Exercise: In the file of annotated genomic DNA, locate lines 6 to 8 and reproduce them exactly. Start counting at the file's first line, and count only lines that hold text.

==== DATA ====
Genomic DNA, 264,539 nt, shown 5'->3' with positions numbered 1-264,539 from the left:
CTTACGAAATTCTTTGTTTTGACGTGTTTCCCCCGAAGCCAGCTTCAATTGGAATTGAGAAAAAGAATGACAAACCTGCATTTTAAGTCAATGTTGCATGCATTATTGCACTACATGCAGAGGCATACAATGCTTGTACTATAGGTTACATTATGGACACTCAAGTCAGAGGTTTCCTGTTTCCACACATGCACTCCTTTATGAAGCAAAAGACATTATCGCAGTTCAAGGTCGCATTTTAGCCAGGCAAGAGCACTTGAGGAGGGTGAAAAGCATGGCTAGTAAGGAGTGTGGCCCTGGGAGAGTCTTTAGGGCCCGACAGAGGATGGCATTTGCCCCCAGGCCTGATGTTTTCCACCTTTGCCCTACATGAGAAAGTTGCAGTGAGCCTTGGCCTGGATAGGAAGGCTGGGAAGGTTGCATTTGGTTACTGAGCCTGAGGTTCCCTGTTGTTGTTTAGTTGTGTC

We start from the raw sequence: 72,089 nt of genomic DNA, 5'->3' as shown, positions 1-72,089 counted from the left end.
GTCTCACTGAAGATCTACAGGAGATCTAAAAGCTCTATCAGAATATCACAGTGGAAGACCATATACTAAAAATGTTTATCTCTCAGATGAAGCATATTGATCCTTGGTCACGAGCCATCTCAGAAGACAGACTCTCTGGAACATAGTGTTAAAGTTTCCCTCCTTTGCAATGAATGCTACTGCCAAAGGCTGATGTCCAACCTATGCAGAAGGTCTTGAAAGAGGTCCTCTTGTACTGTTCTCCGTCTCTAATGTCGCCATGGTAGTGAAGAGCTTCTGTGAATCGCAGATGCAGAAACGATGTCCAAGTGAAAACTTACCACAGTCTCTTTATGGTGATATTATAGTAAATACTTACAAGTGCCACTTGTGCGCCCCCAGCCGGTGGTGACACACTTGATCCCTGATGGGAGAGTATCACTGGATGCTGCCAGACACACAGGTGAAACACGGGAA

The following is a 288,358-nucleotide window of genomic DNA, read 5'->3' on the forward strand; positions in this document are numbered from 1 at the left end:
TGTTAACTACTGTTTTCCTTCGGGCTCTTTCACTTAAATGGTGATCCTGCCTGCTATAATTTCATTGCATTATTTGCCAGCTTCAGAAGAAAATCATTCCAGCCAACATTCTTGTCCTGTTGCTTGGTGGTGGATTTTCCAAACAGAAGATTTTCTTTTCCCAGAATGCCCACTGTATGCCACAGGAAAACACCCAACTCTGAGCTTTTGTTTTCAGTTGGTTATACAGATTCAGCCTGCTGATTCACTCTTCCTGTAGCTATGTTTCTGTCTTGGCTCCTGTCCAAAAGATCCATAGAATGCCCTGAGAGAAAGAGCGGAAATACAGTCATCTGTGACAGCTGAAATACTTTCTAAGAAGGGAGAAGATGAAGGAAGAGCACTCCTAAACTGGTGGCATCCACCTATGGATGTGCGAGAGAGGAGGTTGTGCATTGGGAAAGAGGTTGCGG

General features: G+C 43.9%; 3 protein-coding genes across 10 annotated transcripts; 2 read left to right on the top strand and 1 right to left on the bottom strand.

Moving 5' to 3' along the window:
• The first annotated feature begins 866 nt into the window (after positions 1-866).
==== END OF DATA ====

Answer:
TGTTAACTACTGTTTTCCTTCGGGCTCTTTCACTTAAATGGTGATCCTGCCTGCTATAATTTCATTGCATTATTTGCCAGCTTCAGAAGAAAATCATTCCAGCCAACATTCTTGTCCTGTTGCTTGGTGGTGGATTTTCCAAACAGAAGATTTTCTTTTCCCAGAATGCCCACTGTATGCCACAGGAAAACACCCAACTCTGAGCTTTTGTTTTCAGTTGGTTATACAGATTCAGCCTGCTGATTCACTCTTCCTGTAGCTATGTTTCTGTCTTGGCTCCTGTCCAAAAGATCCATAGAATGCCCTGAGAGAAAGAGCGGAAATACAGTCATCTGTGACAGCTGAAATACTTTCTAAGAAGGGAGAAGATGAAGGAAGAGCACTCCTAAACTGGTGGCATCCACCTATGGATGTGCGAGAGAGGAGGTTGTGCATTGGGAAAGAGGTTGCGG

General features: G+C 43.9%; 3 protein-coding genes across 10 annotated transcripts; 2 read left to right on the top strand and 1 right to left on the bottom strand.

Moving 5' to 3' along the window: